Spring 2004     ISSN 1096-1453     Volume 8, Issue 1     Editorial
The Search for Knowledge in Management Education 
A well-known joke says: "Education is learning what you didn't know you didn't know." 
This is just a joke we used in formative workshops to reflect about the meaning of 
management education. Results always emphasize two different things. First, most of 
the times we have not learned what we think we have, and second, the most obvious 
result of learning is knowledge’s acquisition. But, what kind of knowledge must we 
look for? In this first special issue about management education we would like to 
stress the importance of searching for not only-domain specific knowledge but also 
knowledge about the process of learning. Management education is not only education 
about management concepts. It is also education about anticipatory learning, about 
developing a systems thinking approach to problem solving, and about creative 
thinking. They are critical factors when dealing with a business world that is vague 
and uncertain. 

In the process of learning, teachers, consultants and lecturers must help the learners 
to develop a knowledge-base that allows them to respond efficiently when exposed to 
new situations and problems. The learning process has to promote the ability to solve 
novel problems that have not been seen before by either the learners or the teachers. 
This is what researchers call “anticipatory learning”.

On the other hand, “systems thinking” is critical for addressing management problems. 
In recent organizational theory, organizations are seeing as open sociotechnical 
system with subsystems and interactions that are co-producers of management problems.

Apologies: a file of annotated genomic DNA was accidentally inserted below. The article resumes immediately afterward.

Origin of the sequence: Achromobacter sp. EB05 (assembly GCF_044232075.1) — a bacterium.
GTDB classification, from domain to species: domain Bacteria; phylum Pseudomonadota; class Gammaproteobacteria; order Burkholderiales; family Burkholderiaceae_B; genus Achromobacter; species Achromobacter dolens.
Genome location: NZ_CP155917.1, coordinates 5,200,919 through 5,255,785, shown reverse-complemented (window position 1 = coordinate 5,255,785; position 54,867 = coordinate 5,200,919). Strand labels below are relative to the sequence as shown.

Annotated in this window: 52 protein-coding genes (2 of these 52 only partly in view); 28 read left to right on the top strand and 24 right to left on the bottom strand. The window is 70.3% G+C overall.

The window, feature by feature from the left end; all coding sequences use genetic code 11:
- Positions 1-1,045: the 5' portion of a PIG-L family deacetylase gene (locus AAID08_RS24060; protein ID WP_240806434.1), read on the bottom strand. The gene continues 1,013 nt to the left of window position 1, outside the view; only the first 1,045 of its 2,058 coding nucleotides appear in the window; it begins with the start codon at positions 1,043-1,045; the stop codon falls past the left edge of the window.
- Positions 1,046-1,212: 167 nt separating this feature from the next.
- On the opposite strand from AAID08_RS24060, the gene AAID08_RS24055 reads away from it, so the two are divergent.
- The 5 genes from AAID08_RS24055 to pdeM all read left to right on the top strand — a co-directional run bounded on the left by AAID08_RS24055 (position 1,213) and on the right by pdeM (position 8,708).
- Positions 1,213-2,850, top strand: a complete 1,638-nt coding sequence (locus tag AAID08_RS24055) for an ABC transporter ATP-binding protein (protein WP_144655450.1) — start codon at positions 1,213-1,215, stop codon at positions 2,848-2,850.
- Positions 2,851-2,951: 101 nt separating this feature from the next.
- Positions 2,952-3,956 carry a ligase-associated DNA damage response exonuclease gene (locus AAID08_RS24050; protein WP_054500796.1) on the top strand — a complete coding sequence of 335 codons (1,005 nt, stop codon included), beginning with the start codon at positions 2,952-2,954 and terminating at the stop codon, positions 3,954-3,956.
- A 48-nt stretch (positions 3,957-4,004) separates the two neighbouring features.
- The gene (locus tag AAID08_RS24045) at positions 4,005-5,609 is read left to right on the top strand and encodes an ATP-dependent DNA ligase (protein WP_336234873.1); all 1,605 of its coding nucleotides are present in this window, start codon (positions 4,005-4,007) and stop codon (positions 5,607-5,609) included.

For that reason, a systems thinking approach has to be used as a part of our way of 
teaching. 

Finally, in his book, Creating the corporate future: plan or be planned, Professor
Ackoff (1981) states: “There are three ways of dealing with these or any other problems; 
they can be resolved, solved, or dissolved. To resolve a problem is to find a means 
that does well enough that satisfies. To solve a problem is to find a means that 
performs as well as possible that optimizes. To dissolve a problem is to redesign the 
relevant system or its environment so that the problem is removed.” (p. 248). 
Dissolution requires creative thinking. This special issue in management education 
provides a valuable reference, integrating perspectives from researchers and educators 
on knowledge acquisition and transfer. 

With many prominent professionals contributing to this work, this special issue in 
management education outlines a sound foundation of some outstanding methodologies 
and practices in the field. Advanced topics include experiential learning, building 
communities of practice, on line education, effective classroom management, active 
learning, system thinking, and critical thinking.

Thanks are due to contributors and reviewers. The contents of this special issue were 
made possible because of the contributors and the generous cooperation and suggestions 
given by the reviewers, to whom we express our thanks. We are indebted to them for 
sharing their knowledge with us.
Dr. Teresa Torres-Coronas         Dr. Mario Arias-Oliva         Mar Souto-Romero
E-mail:             mttc@fcee.urv.es                 mao@fcee.urv.es             masr@fcee.urv.es             

Universitat Rovira i Virgili, Spain